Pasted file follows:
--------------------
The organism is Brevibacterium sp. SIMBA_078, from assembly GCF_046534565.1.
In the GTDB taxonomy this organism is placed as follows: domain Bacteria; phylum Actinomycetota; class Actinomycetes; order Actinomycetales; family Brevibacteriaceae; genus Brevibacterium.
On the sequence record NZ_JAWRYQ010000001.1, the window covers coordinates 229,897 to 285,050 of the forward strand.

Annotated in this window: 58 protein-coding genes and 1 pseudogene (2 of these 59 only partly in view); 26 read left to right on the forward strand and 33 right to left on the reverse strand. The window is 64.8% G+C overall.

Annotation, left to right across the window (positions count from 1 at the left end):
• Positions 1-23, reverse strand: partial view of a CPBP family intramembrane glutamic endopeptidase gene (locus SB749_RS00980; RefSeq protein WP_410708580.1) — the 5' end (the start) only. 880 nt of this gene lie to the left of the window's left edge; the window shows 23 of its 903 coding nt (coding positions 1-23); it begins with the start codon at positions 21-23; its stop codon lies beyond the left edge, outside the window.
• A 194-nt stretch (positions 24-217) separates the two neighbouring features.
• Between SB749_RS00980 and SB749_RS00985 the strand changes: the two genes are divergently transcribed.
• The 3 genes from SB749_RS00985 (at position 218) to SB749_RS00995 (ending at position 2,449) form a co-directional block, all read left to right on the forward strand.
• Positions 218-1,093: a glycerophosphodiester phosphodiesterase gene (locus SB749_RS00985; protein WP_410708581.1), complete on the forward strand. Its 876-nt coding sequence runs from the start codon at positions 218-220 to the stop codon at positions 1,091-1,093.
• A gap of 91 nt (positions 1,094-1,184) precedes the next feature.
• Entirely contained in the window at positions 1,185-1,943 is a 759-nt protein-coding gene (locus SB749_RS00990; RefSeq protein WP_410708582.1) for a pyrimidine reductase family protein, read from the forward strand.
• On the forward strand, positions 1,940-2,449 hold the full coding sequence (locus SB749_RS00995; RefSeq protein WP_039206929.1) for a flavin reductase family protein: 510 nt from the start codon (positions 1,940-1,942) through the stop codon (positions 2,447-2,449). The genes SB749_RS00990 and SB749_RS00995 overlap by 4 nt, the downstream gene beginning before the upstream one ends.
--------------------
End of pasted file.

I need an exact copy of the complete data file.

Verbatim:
The organism is Brevibacterium sp. SIMBA_078, from assembly GCF_046534565.1.
In the GTDB taxonomy this organism is placed as follows: domain Bacteria; phylum Actinomycetota; class Actinomycetes; order Actinomycetales; family Brevibacteriaceae; genus Brevibacterium.
On the sequence record NZ_JAWRYQ010000001.1, the window covers coordinates 229,897 to 285,050 of the forward strand.

Annotated in this window: 58 protein-coding genes and 1 pseudogene (2 of these 59 only partly in view); 26 read left to right on the forward strand and 33 right to left on the reverse strand. The window is 64.8% G+C overall.

Annotation, left to right across the window (positions count from 1 at the left end):
• Positions 1-23, reverse strand: partial view of a CPBP family intramembrane glutamic endopeptidase gene (locus SB749_RS00980; RefSeq protein WP_410708580.1) — the 5' end (the start) only. 880 nt of this gene lie to the left of the window's left edge; the window shows 23 of its 903 coding nt (coding positions 1-23); it begins with the start codon at positions 21-23; its stop codon lies beyond the left edge, outside the window.
• A 194-nt stretch (positions 24-217) separates the two neighbouring features.
• Between SB749_RS00980 and SB749_RS00985 the strand changes: the two genes are divergently transcribed.
• The 3 genes from SB749_RS00985 (at position 218) to SB749_RS00995 (ending at position 2,449) form a co-directional block, all read left to right on the forward strand.
• Positions 218-1,093: a glycerophosphodiester phosphodiesterase gene (locus SB749_RS00985; protein WP_410708581.1), complete on the forward strand. Its 876-nt coding sequence runs from the start codon at positions 218-220 to the stop codon at positions 1,091-1,093.
• A gap of 91 nt (positions 1,094-1,184) precedes the next feature.
• Entirely contained in the window at positions 1,185-1,943 is a 759-nt protein-coding gene (locus SB749_RS00990; RefSeq protein WP_410708582.1) for a pyrimidine reductase family protein, read from the forward strand.
• On the forward strand, positions 1,940-2,449 hold the full coding sequence (locus SB749_RS00995; RefSeq protein WP_039206929.1) for a flavin reductase family protein: 510 nt from the start codon (positions 1,940-1,942) through the stop codon (positions 2,447-2,449). The genes SB749_RS00990 and SB749_RS00995 overlap by 4 nt, the downstream gene beginning before the upstream one ends.